House prices are rising along New King’s Road, London's latest artisan village

Londoners love quirky, independent shops. We find a road fighting a campaign not to become a boring, lookalike high street.
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New King’s Road was principally known for home interiors and furniture shops. But now the middle strip, from Parsons Green, past Eel Brook Common to King’s Road, is becoming a hub for cafés and artisans.


The changing demographic of the area has helped, with the “ripple effect” driving up prices in Chelsea and South Kensington — and driving people out to more affordable “villages” such as Fulham and Parsons Green. New King’s Road has certainly also benefited from the 40,000 French people now living in Fulham, a nation who favour independent shops.
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Tom Cribb, of chartered surveyors Vause Crib & Co, is among locals keen to promote independent and semi-independent shops in smaller “village” locations. His practice has actively been encouraging landlords in areas of south-west London including Parsons Green, Barnes Village and Clapham’s Abbeville Road.
“My father ran an independent bookshop so I know how important independent retailers are to an area,” he says. “A few years ago when the recession hit, we set out to discover what people really wanted. We talked to local churches and businesses and residents associations, and came up with the idea that if people are to continue to shop locally, it has to be for things for you can’t get at places like Westfield or big shopping centres.”  It’s timely, with property developers accused of destroying Chelsea’s diverse character by bringing in international brands at the expense of small, idiosyncratic businesses.


Stylist to the fashion pack: A-list hairdresser Hari Salem’s New King’s Road salon in Parsons Green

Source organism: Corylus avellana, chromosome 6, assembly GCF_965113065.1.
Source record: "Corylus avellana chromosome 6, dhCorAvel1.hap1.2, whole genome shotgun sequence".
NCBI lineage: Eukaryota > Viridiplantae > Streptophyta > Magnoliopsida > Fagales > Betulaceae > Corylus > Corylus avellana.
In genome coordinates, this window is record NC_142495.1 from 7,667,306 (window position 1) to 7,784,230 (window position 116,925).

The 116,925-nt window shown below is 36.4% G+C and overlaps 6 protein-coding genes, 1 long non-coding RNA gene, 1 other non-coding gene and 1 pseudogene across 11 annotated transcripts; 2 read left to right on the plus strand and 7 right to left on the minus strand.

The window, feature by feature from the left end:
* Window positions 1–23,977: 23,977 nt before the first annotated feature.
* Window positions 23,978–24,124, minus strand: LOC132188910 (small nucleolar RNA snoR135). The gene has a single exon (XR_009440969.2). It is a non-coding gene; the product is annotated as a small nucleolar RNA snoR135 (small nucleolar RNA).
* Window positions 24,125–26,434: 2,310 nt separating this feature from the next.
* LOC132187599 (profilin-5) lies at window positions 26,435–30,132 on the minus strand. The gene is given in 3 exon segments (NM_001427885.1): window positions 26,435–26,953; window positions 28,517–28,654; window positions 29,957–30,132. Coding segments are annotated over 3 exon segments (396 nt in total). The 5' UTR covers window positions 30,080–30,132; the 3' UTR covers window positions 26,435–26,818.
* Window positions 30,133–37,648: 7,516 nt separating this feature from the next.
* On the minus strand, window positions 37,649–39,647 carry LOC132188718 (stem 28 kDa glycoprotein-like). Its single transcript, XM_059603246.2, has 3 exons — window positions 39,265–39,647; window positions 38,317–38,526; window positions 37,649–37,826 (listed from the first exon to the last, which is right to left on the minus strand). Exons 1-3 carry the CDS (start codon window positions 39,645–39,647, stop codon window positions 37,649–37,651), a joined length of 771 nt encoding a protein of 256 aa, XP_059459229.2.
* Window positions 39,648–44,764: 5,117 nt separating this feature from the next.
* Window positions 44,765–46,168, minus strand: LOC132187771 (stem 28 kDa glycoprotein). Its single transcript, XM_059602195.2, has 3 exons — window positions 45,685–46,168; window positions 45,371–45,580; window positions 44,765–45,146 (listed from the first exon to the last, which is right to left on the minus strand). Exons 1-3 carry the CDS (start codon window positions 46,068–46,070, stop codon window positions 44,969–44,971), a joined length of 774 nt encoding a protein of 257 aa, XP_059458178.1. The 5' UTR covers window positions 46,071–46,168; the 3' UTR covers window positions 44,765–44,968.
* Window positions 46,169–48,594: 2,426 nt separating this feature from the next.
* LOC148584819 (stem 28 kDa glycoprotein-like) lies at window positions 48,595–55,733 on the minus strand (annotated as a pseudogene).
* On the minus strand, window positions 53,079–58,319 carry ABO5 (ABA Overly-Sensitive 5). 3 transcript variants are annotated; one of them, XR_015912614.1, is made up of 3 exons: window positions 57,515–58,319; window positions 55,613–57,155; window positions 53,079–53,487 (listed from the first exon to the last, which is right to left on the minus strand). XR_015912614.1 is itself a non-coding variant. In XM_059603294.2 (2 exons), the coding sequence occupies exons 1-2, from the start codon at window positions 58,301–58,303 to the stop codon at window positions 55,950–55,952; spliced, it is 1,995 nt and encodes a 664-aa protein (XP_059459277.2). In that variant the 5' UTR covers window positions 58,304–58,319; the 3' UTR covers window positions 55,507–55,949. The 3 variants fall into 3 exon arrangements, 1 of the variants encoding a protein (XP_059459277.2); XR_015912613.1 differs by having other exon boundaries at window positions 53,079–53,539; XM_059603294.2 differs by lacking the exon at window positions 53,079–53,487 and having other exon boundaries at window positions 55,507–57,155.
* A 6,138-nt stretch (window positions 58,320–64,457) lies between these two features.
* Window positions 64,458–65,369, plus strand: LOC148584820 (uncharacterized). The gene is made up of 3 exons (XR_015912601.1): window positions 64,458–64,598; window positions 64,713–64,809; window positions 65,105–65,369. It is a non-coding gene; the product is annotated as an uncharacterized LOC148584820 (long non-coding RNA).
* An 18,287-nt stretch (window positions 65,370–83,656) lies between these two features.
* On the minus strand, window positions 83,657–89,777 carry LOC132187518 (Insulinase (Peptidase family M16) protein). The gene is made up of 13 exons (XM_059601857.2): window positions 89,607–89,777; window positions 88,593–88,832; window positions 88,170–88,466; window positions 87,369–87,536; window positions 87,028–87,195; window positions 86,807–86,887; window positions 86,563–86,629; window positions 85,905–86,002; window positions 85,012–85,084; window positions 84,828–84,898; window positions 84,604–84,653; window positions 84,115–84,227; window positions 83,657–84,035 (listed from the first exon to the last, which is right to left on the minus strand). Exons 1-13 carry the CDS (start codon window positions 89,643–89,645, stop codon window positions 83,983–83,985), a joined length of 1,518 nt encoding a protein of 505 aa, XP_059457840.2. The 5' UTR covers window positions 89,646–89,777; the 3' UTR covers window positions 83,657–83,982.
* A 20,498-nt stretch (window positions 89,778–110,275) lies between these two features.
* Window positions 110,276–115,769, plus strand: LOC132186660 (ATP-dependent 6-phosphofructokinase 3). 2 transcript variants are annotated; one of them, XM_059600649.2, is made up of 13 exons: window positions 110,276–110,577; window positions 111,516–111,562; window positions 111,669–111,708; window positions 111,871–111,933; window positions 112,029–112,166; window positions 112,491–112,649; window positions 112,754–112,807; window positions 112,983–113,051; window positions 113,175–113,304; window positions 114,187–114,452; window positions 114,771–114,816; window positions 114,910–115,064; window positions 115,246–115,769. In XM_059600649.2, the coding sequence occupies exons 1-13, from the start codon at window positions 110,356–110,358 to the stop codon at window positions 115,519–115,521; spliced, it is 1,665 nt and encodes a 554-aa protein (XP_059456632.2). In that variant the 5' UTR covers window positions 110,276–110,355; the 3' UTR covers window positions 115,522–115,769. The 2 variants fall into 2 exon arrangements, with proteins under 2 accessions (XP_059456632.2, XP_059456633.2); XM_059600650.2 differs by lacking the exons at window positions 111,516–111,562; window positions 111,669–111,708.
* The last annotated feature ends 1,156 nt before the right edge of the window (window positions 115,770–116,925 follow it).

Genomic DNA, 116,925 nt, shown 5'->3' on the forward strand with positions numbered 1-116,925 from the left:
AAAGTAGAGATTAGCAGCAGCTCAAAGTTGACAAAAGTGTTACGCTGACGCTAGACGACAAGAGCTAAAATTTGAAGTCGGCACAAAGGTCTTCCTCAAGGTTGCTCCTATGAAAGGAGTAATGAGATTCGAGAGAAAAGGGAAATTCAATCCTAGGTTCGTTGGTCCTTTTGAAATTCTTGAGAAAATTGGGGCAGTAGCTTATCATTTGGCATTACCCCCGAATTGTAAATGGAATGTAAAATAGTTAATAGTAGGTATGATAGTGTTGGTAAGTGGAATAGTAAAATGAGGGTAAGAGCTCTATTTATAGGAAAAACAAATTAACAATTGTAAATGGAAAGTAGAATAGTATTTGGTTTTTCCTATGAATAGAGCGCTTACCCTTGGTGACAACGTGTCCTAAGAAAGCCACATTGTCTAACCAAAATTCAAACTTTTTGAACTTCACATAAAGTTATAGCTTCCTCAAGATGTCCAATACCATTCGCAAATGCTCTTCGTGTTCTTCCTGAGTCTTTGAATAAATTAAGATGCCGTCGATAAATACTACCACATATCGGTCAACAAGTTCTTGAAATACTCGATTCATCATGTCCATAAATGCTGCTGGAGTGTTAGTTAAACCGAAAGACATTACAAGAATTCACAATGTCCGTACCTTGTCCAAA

Duncan Good, of surveyors and property consultants Miles Commercial Services, who deal with the local area, says: “Landlords are being entrepreneurial and giving new and different retailers a chance.”
Fashion stylist Natasha Coote has opened her concept boutique, NC Natasha Coote, at 173 New King’s Road stocking Danish and Italian brands and offering a fashion concierge service. “Everyone says New King’s Road is what the King’s Road used to be in the Seventies — a boutique environment,” she enthuses.
“This little row was quite derelict,” says Liz Dale of The Cavendish Clinic & Medispa, which has moved next door to Space NK. “But now it’s buzzing.”

Mary Portas’s Living & Giving shop is at No 28, next to Friarwood independent wine merchant, while deli and grocer Bayley & Sage offers artisan breads, cheeses, organic meat and fresh fish. Spanish bar and food store Tienda serves tapas with Spanish wines and sherries, and St Clements coffee shop has just opened next door.
When hairdresser to the A-list Hari Salem opened a salon at 183 New King’s Road, the fashion world sat up and took notice. His clients include Paloma Faith, Kate Moss and Laura Bailey.
“When we first moved into Brompton Cross, it was a no-man’s land, then they gave it a name and it all took off,” he says. “The same thing is happening with New King’s Road. All you need is a hub of two or three interesting shops and people take notice.”


Taste of Spain in SW6: Tienda bar and shop offers tapas, wines, sherries and specialist foods

He predicts a bright and buzzing future for Parsons Green, which, over the last two years has lost some of its Sloaney identity to become hipper and more international. Certainly the local French and Catholic primary schools are a big draw for families, and alongside those who have moved here from France, the Italians and Spanish who live locally want artisan shops and markets.
New King’s Road rents are made favourable for interesting new businesses. “There are incentives available for the correct calibre of tenant,” says Tom Cribb. “And we’ve got a very committed group of investors who take a long-term view, so they will be as flexible as they can at the start of the lease.”
Savills Research says Parsons Green property prices rose 20 per cent last year, and some of the houses on the desirable Peterborough Estate are up 65 per cent over recent years.
A restored five-bedroom family house in Bradbourne Street on the Peterborough Estate is on the market for £3.8 million, while a five-bedroom house in Bettridge Road is for sale at £2.2 million, and a converted mews flat with a garden in New King’s Road is priced at £750,000.

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